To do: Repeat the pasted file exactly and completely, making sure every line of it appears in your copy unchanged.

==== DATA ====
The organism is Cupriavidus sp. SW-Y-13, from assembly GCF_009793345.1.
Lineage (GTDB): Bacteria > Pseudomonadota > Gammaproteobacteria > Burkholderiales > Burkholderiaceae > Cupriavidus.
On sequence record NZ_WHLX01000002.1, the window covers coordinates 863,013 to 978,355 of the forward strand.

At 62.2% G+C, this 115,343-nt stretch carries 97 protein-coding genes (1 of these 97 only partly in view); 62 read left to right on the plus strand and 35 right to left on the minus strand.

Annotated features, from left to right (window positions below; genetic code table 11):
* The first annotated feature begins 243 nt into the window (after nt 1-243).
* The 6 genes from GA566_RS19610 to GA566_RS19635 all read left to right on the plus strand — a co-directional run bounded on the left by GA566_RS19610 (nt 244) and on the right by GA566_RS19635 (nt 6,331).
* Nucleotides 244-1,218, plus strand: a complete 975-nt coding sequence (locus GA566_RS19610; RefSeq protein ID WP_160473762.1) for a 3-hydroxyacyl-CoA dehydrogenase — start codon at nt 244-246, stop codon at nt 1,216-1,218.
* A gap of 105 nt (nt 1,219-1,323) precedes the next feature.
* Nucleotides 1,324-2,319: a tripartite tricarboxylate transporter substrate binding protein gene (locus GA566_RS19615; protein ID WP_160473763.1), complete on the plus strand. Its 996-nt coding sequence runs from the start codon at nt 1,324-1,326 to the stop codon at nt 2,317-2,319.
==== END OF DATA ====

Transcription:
The organism is Cupriavidus sp. SW-Y-13, from assembly GCF_009793345.1.
Lineage (GTDB): Bacteria > Pseudomonadota > Gammaproteobacteria > Burkholderiales > Burkholderiaceae > Cupriavidus.
On sequence record NZ_WHLX01000002.1, the window covers coordinates 863,013 to 978,355 of the forward strand.

At 62.2% G+C, this 115,343-nt stretch carries 97 protein-coding genes (1 of these 97 only partly in view); 62 read left to right on the plus strand and 35 right to left on the minus strand.

Annotated features, from left to right (window positions below; genetic code table 11):
* The first annotated feature begins 243 nt into the window (after nt 1-243).
* The 6 genes from GA566_RS19610 to GA566_RS19635 all read left to right on the plus strand — a co-directional run bounded on the left by GA566_RS19610 (nt 244) and on the right by GA566_RS19635 (nt 6,331).
* Nucleotides 244-1,218, plus strand: a complete 975-nt coding sequence (locus GA566_RS19610; RefSeq protein ID WP_160473762.1) for a 3-hydroxyacyl-CoA dehydrogenase — start codon at nt 244-246, stop codon at nt 1,216-1,218.
* A gap of 105 nt (nt 1,219-1,323) precedes the next feature.
* Nucleotides 1,324-2,319: a tripartite tricarboxylate transporter substrate binding protein gene (locus GA566_RS19615; protein ID WP_160473763.1), complete on the plus strand. Its 996-nt coding sequence runs from the start codon at nt 1,324-1,326 to the stop codon at nt 2,317-2,319.